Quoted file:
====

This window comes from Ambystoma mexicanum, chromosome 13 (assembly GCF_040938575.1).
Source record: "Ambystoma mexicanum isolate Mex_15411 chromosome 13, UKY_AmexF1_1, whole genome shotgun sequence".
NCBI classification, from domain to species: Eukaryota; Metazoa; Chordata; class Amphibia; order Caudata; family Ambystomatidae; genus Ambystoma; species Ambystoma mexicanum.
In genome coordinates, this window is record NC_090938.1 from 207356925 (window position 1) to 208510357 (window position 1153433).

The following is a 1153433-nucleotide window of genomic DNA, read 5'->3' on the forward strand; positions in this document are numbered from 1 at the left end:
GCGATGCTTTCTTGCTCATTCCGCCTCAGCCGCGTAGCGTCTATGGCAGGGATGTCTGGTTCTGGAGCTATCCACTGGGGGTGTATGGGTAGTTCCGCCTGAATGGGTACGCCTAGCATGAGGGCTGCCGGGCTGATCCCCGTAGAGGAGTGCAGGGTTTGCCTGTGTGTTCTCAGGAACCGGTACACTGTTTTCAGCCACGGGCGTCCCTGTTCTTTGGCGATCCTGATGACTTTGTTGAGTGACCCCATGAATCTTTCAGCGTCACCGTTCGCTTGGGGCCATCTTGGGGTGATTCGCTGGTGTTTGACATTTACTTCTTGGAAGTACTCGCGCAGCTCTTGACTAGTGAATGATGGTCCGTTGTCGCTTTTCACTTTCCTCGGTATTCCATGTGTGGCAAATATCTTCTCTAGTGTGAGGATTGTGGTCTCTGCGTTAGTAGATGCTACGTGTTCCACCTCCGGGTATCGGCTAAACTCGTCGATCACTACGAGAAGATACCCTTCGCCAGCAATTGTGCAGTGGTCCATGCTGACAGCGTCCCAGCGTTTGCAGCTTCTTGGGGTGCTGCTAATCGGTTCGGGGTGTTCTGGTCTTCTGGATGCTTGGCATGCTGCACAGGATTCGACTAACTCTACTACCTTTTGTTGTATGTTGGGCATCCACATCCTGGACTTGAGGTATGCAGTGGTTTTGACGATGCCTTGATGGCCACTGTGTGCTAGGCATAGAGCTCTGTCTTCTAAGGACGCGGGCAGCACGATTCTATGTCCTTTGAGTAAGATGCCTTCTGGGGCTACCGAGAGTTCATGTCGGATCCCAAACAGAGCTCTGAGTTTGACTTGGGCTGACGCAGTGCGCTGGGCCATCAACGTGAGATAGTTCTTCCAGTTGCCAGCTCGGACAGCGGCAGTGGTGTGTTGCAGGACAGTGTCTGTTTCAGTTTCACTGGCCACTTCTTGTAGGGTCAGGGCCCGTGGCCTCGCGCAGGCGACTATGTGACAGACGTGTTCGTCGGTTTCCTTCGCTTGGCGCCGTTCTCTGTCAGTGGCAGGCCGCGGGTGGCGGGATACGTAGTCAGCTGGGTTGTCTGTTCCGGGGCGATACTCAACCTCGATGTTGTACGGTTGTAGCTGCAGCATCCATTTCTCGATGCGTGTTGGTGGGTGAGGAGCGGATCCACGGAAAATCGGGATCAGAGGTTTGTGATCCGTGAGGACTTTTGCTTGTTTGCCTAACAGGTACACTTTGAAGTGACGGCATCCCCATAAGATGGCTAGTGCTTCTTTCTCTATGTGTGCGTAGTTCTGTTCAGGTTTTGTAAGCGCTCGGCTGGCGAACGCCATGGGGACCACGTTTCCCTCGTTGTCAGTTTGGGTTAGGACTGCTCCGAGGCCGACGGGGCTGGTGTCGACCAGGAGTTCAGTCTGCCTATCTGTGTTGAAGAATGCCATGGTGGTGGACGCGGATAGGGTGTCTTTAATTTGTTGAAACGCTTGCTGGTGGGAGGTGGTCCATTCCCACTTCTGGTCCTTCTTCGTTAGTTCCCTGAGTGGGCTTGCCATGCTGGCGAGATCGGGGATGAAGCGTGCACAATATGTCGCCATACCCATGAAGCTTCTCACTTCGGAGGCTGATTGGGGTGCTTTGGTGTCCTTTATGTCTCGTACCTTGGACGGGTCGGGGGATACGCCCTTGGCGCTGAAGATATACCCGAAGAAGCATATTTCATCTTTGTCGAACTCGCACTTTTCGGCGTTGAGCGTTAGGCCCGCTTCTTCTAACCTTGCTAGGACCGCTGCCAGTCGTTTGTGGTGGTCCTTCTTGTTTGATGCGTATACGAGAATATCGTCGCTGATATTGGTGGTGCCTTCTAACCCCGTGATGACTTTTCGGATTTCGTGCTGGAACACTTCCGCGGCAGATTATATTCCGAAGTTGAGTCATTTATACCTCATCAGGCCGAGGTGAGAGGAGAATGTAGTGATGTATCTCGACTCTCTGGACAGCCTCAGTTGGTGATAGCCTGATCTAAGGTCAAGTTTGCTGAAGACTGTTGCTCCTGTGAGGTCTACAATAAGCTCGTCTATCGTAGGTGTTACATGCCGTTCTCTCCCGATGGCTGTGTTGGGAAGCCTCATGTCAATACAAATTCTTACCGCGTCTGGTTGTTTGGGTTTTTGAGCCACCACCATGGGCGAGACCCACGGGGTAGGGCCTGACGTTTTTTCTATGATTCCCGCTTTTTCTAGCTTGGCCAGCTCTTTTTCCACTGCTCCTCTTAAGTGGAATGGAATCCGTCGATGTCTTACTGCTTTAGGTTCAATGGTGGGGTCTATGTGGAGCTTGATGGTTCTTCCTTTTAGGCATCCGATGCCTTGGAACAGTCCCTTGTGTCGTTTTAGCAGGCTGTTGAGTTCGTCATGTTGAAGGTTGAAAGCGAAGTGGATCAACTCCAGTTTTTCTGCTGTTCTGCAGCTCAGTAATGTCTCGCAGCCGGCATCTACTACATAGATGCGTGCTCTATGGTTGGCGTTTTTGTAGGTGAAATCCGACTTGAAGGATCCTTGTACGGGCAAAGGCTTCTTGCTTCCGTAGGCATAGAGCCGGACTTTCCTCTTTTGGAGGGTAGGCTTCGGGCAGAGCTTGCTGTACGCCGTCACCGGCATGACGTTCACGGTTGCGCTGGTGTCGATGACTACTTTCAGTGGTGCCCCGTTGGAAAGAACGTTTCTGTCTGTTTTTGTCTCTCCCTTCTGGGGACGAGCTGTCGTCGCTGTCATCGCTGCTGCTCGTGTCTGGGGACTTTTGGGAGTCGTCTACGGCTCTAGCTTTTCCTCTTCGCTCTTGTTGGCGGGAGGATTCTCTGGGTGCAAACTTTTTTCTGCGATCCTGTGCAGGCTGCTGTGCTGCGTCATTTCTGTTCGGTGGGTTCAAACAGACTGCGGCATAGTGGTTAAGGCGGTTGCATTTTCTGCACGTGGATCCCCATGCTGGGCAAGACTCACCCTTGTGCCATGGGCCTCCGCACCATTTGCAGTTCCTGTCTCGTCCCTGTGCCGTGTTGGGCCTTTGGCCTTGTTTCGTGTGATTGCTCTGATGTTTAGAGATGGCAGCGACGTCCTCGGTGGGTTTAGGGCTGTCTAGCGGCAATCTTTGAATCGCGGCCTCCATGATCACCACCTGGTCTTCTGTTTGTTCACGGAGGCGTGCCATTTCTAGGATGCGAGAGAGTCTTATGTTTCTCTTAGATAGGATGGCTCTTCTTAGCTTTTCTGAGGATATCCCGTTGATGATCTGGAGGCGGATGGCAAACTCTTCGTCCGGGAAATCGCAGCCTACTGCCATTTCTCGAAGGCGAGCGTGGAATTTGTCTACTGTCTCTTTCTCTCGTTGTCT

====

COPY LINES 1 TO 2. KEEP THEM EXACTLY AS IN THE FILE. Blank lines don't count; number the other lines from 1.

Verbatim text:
This window comes from Ambystoma mexicanum, chromosome 13 (assembly GCF_040938575.1).
Source record: "Ambystoma mexicanum isolate Mex_15411 chromosome 13, UKY_AmexF1_1, whole genome shotgun sequence".